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COVID-19 VIRUS: Children of Incarcerated Parents Demand Action to Protect Our Parents Behind Bars

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An Open Letter to the Federal Bureau of Prisons, Governors, State Departments of Corrections and Public Safety, Local Jails, Detention Centers, City Officials, Telecommunications Companies and the Media

As directly impacted daughters and sons, who work daily to address the issues children of incarcerated parents face, we are anxious, fearful and quite frankly, extremely daunted by thoughts that our parents in jails, state prisons and federal correctional facilities across the United States are potentially the most vulnerable group to the COVID-19 virus. There are 2.3 million people incarcerated in the United States of America. Fifty percent of this incarcerated population are our parents. With information changing hourly on the spread of this pandemic virus, and social distancing not being a reality inside the prison industrial complex, we believe it is necessary for immediate actions to take place to curtail the impact of the virus on all families, including those most affected by mass incarceration.


The immediate granting of CLEMENCY to the most vulnerable population in prison, particularly our elder incarcerated parents and those with preexisting health problems.

  • As a preventative measure, we demand the immediate grant of clemency for the most vulnerable population to COVID-19, including our elderly incarcerated parents and those with preexisting health problems who pose no public safety issue and have loving, supportive families desperately awaiting their safe return home, like William Underwood, Michelle West, Tony Lewis, Orrin Jackson, Victor Torres, Jorge Torres, Corey Evans, Pete Monsanto, and Jerry Vega, to name just a few.
  • 25% of the U.S. incarcerated population are elderly incarcerated parents and grandparents.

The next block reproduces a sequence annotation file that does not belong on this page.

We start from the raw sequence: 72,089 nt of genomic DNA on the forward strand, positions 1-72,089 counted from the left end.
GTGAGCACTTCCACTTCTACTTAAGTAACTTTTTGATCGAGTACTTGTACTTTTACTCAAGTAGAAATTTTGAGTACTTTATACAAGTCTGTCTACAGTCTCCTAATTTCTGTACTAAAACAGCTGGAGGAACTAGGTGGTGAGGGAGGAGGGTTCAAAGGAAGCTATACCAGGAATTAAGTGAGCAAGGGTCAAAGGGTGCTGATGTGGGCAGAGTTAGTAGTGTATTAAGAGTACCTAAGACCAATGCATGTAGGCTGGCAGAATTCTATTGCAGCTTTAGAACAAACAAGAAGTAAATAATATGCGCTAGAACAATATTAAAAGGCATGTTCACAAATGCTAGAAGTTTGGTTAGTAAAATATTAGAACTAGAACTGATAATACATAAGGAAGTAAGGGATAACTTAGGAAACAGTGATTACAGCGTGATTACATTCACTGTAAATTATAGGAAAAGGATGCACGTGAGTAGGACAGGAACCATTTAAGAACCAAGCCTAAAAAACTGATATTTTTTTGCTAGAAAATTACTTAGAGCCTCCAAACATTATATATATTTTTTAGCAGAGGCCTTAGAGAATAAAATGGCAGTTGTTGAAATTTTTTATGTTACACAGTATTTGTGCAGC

• Dr. Anthony Fauci, director of the National Institute of Allergy and Infectious Diseases, says the COVID-19 virus pandemic is 10 times deadlier than the seasonal flu. “If you base on the things that we do know, we know that the most vulnerable people in our society right now are those people with the underlying conditions, particularly the elderly.”
  • According to data from the Sentencing Project, people age out of criminality and the aging process leads to higher costs of incarceration, primarily due to increased health care needs. With the COVID-19 pandemic, we are gravely concerned about the wellbeing of our incarcerated elderly parents, grandparents and those with preexisting health problems.

The annual cost of incarceration — generally estimated at about $30,000 per prisoner — can easily double for elderly prisoners, as they require more health resources as they age.

  • Upon release, we demand that our most vulnerable population of people in prison, do not encounter any barriers in the reentry process and that certain restrictions are lifted, including Section 8 housing restrictions, the ban on food stamps and immediate release to their families, surpassing halfway house procedures.


We demand that all federal, state and local prison facilities, along with telecommunications companies that provide services to incarcerated individuals, must immediately supply families with FREE COMMUNICATIONS via phone, email, postage mail, and video conferencing services as a means to mitigate the emotional trauma resulting from the uncertainty of the health and wellbeing of our parents behind bars.

Telecommunications companies such as AT&T, Verizon, T-Mobile, Sprint and Comcast are playing an important role in helping customers stay connected to their families by offering support to their customers by providing free service, extended data, waived fees, and free international phone calls to their customers most severely impacted worldwide by the COVID-19 virus pandemic.

  • We demand that all federal, state and local prison facilities allot free phone calls, postage mail, email and video conferencing to parents behind bars, no matter their children’s age.
  • The Bureau of Prisons (BOP), in light of the pandemic, allotted an additional 200 phone call minutes to the existing 300 monthly phone call minutes, totaling 500 minutes per month for people in prison. These additional 200 minutes are not free of charge and cost additional money. That presents a challenge to children and families who do not have the economic means during a national crisis to allot more funding towards jail and prison calls.
  • The emotional, physical and mental anxiety of not being able to hug, touch or see our parents, coupled with the commodization of remaining connected to them via communication services is inhumane, harmful and increases the strain of parental separation for children with parents in prison.